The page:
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Engaging Privacy and Information Technology in a Digital Age involves assigning individual values to groups or ranges rather than showing exact figures. For example, an income of $54,500 could simply be represented as being within the range of “$50,000- $60,000.” Such recoding could be adequate for a number of uses where detailed data are not required. Rounding. This technique involves rounding values (e.g., incomes) up or down based on a set of earlier decisions. For example, one might decide to round all incomes down to the nearest $5,000 increment. Another model involves making random decisions on whether to round a given value up or down (as opposed to conforming data according to a predetermined rounding convention). Swapping and/or shuffling. Swapping entails choosing a certain set of fields among a set of records in which values match, and then swapping all other values among the records. Records can also be compared and ranked according to a given value to allow swapping based on values that, while not identical, are close to each other (so-called rank-swapping). Data shuffling is a hybrid approach, blending perturbation and swapping techniques. Sampling. This method involves including data from only a sample of a given population. Blank and impute. In this process, values for particular fields in a selection of records are deleted and the fields are then filled either with values that have been statistically modeled or with values that are the same as those for other respondents. Blurring. This method involves replacing a given value with an average. These average values can be determined in a number of different ways—for example, one might select the records to be averaged based on the values given in another field, or one might select them at random, or vary the number of values to be averaged. 220.127.116.11 Cryptographic Techniques The Portia project28 is a cross-institutional research effort attempting to apply the results of cryptographic protocols to some of the problems of privacy. Such protocols theoretically allow the ability to do queries over multiple databases without revealing any information other than the answer to the particular query, thus ensuring that multi-database queries can be accomplished without the threat of privacy-threatening aggregation of the data in those databases. Although there are theoretical protocols that can be proved to give these results, implementing those protocols in a fashion that is efficient enough for common use is an open research 28 See more information about the Portia project at http://crypto.stanford.edu/portia/.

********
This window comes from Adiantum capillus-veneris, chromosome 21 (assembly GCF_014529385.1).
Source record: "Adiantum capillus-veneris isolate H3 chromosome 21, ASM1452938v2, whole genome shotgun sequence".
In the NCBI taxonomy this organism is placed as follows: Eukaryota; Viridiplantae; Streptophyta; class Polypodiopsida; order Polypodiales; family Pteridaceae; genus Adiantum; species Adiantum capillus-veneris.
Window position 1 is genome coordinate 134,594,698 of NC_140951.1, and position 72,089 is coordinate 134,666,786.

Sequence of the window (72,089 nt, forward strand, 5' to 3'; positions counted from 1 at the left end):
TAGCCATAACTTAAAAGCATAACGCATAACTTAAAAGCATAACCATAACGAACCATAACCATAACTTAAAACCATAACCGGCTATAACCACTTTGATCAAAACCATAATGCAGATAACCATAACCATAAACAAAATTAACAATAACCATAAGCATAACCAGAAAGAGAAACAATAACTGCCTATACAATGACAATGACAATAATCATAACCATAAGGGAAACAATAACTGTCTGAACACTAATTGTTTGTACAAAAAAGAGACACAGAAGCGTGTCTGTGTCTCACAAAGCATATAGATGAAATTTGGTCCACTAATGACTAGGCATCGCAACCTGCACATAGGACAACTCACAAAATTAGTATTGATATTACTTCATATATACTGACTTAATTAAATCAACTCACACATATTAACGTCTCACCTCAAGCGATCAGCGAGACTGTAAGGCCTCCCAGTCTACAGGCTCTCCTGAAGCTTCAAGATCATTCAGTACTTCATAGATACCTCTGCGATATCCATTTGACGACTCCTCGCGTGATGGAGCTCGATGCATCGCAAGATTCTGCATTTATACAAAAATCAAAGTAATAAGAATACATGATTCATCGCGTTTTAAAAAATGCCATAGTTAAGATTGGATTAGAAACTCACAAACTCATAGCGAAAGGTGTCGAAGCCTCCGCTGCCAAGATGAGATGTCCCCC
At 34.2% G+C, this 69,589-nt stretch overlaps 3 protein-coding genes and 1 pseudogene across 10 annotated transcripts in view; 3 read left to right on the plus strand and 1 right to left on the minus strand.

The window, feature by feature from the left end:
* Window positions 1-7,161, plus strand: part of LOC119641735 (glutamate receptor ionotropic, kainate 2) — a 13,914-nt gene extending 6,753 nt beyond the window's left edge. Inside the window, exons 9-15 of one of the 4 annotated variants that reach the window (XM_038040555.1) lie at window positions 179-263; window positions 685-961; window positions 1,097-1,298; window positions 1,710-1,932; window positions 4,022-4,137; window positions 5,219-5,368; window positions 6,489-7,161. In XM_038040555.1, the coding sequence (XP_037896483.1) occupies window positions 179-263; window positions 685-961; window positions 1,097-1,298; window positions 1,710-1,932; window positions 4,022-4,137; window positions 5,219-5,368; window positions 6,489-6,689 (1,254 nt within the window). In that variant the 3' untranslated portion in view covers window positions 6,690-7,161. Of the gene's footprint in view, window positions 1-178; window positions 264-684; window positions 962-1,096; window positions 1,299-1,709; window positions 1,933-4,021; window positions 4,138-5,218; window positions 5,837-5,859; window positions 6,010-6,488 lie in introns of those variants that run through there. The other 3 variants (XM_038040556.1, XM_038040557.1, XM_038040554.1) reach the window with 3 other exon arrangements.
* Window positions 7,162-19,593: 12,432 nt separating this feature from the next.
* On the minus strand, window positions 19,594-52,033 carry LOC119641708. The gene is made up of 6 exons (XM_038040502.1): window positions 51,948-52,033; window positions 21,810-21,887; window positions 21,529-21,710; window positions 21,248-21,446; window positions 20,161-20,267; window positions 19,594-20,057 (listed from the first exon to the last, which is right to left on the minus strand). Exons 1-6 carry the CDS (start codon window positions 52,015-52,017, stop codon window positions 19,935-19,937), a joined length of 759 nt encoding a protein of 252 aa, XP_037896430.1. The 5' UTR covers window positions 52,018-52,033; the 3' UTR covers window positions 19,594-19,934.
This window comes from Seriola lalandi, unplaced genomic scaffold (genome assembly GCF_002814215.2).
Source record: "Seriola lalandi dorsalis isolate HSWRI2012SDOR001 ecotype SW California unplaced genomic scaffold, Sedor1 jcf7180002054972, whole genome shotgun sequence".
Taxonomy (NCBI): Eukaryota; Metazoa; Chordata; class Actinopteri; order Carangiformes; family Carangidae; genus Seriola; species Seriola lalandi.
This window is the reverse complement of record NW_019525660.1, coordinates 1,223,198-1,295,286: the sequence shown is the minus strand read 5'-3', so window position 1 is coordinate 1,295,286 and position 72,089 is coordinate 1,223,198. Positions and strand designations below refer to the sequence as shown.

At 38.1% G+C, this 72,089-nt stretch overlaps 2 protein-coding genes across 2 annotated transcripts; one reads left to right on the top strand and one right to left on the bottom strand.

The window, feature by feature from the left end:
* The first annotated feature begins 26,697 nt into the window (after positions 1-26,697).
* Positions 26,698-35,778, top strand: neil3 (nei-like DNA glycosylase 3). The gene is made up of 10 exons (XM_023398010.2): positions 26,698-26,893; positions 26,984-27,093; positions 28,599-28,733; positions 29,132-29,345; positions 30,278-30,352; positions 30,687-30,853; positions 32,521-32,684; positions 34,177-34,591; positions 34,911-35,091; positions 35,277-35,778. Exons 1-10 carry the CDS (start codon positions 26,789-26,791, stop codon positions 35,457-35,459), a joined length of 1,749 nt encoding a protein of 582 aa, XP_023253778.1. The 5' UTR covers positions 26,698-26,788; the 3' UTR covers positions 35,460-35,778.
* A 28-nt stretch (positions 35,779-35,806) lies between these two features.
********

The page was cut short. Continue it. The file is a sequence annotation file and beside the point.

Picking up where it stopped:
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Engaging Privacy and Information Technology in a Digital Age When a Web site operator needs to know only if a visitor’s age is above a certain threshold (e.g., 13), rather than the visitor’s age per se, collecting only an indicator of a threshold protects the visitor’s privacy. More generally, systems can be designed to enable an individual to prove that he or she possesses certain attributes (e.g., is authorized to enter a building, holds a diploma, is old enough to gamble or drink) without revealing anything more about the individual. Even online purchases could, in principle, be made anonymously using electronic cash. However, the primary impediments to the adoption of such measures appear to be based in economics and policy rather than in technology. That is, even though measures such as those described above appear to be technically feasible, they are not in widespread use. The reason seems to be that most businesses benefit from the collection of detailed personal information about their customers and thus have little motivation to deploy privacy-protecting systems. Law enforcement agencies also have concerns about electronic cash systems that might facilitate anonymous money laundering. 18.104.22.168 Information Security Tools Finally, the various tools supporting information security—encryption, access controls, and so on—have important privacy-protecting functions. Organizations charged with protecting sensitive personal information (e.g., individual medical records, financial records) can use encryption and access controls to reduce the likelihood that such information will be inappropriately compromised by third parties. A CD-ROM with personal information that is lost in transit is a potential treasure trove for identity thieves, but if the information is encrypted on the CD, the CD is useless to anyone without the decryption key. Medical records stored electronically and protected with good access controls that allow access only to authorized parties are arguably more private than paper records to which anyone has access. Electronic medical records might also be protected by audit trails that record all accesses and prevent forwarding to unauthorized parties or even their printing in hard copy. With appropriate authentication technologies deployed, records of queries made by specific individuals can also be kept for future analysis.33 Retention of such records can deter individuals from making privacy-invasive queries in the course of their work—in the event that personal information is compromised, a record might exist of queries that might 33 The committee is not insensitive to the irony that keeping query logs is arguably privacy-invasive with respect to the individual making the queries.